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News Release | NJPIRG Law & Policy Center | Public Health, Consumer Protection

Survey Finds Dangerous Toys on Store Shelves

Dangerous or toxic toys can still be found on America’s store shelves, according to the New Jersey Public Interest Research Group’s 28th annual Trouble in Toyland report.  The survey of hazardous toys found that despite recent progress, consumers must still be wary when shopping this holiday season.

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Report | NJPIRG Law & Policy Center | Public Health, Consumer Protection

Trouble in Toyland

The 2013 Trouble in Toyland report is the 28th annual NJPIRG survey of toy safety. In this report, NJPIRG provides safety guidelines for consumers when purchasing toys for small children and provides examples of toys currently on store shelves that may pose potential safety hazards. 

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News Release | NJPIRG Law & Policy Center | Consumer Protection, Financial Reform

Report: In New Jersey, Experian Gets Big Complaints

A new report by NJPIRG Law & Policy Center found that the most complained-about credit reporting agency in New Jersey is Experian, and that New Jersey ranks 14th nationally in credit report complaints per 100,000 residents.

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Media Hit | Budget, Tax

NJBIZ: High potential for abuse in N.J.'s incentives to developers

Efforts to promote commercial development has put New Jersey at high risk for misuse of tax revenue, and has created a growing trend in which cities borrow against future growth, according to a report released today by the New Jersey Public Interest Research Group.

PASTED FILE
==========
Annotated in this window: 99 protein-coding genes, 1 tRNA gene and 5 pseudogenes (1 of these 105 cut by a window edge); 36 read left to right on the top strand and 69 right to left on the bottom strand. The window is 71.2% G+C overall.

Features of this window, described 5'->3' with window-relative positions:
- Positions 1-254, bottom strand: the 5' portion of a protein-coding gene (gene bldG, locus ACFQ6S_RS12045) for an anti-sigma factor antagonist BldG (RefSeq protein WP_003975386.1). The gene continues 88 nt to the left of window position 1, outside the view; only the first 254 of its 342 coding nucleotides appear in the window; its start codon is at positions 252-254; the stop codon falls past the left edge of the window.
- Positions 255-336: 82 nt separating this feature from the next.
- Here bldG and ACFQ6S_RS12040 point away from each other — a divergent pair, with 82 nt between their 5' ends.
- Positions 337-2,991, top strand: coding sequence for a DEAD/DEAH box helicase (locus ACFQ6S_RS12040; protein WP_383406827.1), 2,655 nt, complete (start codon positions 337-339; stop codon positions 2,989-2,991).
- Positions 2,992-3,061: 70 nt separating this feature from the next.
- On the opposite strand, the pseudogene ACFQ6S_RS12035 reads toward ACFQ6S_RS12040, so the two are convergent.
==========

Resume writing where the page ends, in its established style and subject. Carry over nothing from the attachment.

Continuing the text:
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News Release | NJPIRG Law and Policy Center | Budget

New Report Shows That New Jersey Has High Risk for Misuse of Developer Subsidies

A new research report today shows that New Jersey is at high risk for misuse of tax revenue thanks to a problematic system of funding commercial development.  The report outlines problems with the growing trend among cities to borrow against future growth and divert tax revenues as a way to attract economic development. 

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Media Hit | Budget, Food

newjerseynewsroom.com: Report: Federal agriculture subsidies pay for 19 Twinkies per N.J. taxpayer

Have you received your 19 free Twinkies and quarter of an apple from the federal government yet?  Well ok, it doesn’t exactly work that way but federal subsidies for commodity crops are subsidizing junk food additives like high fructose corn syrup, enough to pay for 19 Twinkies per taxpayer every year, according to the report "Apples to Twinkies" made public Thursday by New Jersey Public Interest Research Group.

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News Release | NJPIRG Law and Policy Center | Budget, Food, Health Care

Ag Subsidies Pay for 19 Twinkies per Taxpayer, But Only a Quarter of an Apple